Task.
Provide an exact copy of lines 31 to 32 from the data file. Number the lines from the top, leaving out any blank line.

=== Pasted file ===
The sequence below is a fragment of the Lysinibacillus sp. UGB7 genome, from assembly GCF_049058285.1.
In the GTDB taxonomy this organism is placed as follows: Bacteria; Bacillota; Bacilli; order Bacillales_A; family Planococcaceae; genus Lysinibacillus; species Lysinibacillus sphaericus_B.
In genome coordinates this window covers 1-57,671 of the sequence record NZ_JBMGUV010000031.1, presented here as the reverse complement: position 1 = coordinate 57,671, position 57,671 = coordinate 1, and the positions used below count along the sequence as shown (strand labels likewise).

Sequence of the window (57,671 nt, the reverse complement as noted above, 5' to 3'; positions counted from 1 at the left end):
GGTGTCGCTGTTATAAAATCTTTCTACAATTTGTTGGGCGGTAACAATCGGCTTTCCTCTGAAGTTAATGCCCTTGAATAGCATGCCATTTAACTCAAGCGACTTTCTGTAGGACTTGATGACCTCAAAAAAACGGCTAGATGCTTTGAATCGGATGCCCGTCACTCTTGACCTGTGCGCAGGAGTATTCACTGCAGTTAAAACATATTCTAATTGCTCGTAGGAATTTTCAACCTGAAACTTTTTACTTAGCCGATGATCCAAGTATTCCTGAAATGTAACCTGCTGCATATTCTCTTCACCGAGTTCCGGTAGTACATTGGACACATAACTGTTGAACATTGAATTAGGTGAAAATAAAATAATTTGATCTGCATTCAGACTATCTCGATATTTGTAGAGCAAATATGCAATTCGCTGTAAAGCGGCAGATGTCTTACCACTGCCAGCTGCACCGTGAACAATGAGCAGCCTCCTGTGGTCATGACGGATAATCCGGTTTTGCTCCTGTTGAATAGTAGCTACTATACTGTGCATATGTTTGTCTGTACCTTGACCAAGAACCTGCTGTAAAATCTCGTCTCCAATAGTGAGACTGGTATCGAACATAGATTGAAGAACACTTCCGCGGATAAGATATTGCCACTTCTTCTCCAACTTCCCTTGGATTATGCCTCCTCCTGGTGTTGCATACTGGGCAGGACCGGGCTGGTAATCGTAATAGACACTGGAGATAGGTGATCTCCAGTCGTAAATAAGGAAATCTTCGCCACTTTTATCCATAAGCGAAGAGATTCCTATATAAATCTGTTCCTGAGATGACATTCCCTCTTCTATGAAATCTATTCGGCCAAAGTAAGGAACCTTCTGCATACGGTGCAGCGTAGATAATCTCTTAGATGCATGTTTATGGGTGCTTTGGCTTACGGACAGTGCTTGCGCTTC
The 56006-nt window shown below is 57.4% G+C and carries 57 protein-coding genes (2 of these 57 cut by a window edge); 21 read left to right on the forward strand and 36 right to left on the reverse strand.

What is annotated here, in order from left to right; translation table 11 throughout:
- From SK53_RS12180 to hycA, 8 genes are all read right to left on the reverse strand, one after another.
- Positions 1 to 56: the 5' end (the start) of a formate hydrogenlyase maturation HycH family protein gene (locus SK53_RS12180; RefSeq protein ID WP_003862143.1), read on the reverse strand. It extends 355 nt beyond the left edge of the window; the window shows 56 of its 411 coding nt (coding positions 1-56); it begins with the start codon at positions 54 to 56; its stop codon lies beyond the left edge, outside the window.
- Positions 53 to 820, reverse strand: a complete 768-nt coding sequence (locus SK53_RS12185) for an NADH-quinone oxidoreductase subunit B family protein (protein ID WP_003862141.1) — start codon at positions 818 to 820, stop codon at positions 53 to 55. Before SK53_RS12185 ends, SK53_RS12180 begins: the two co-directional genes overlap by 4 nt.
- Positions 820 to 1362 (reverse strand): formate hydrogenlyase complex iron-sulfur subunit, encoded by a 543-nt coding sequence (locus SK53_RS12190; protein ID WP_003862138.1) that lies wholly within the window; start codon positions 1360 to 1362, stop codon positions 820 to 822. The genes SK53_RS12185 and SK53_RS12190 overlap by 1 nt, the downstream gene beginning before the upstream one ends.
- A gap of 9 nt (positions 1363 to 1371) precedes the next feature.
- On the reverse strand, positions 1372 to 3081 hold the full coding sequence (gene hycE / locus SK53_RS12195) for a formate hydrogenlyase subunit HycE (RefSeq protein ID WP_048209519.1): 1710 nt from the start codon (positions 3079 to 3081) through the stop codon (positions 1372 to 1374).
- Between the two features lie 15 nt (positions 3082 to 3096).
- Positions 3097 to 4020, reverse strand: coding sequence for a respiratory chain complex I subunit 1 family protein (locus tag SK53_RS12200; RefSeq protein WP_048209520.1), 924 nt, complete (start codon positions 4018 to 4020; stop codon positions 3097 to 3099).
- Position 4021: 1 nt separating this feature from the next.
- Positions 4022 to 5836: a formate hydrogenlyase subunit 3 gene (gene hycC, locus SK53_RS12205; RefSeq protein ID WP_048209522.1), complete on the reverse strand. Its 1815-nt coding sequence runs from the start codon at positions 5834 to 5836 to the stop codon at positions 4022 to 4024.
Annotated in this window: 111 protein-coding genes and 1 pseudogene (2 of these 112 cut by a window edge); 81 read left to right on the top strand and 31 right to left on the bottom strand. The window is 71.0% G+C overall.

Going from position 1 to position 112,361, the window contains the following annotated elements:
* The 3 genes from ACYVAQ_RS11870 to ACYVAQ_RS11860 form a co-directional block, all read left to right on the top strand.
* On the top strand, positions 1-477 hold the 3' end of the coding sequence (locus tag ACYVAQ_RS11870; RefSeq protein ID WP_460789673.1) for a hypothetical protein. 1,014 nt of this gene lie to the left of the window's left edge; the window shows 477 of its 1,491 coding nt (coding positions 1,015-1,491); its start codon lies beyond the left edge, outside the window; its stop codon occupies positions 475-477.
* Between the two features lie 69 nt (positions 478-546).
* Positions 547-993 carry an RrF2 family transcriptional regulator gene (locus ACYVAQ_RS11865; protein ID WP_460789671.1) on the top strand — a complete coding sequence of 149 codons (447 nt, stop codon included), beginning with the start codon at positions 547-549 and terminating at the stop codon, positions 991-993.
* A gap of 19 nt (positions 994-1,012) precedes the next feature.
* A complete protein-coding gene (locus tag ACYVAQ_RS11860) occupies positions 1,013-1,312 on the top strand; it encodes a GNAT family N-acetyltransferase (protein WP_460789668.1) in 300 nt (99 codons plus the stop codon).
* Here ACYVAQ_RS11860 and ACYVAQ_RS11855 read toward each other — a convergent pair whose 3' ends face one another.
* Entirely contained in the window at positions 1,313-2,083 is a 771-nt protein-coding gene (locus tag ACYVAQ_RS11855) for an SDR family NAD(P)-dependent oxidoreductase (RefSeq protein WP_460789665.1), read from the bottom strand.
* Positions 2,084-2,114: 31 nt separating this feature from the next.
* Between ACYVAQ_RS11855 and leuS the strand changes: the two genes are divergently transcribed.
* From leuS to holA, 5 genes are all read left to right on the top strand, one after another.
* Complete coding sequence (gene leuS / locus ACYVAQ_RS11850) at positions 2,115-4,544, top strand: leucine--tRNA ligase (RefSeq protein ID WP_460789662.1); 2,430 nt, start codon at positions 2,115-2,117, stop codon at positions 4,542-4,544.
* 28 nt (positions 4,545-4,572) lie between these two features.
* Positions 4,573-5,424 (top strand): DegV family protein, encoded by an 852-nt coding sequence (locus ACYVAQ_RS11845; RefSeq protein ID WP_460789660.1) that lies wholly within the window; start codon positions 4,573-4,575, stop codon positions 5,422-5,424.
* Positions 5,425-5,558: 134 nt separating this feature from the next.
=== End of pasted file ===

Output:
* Complete coding sequence (gene leuS / locus ACYVAQ_RS11850) at positions 2,115-4,544, top strand: leucine--tRNA ligase (RefSeq protein ID WP_460789662.1); 2,430 nt, start codon at positions 2,115-2,117, stop codon at positions 4,542-4,544.
* 28 nt (positions 4,545-4,572) lie between these two features.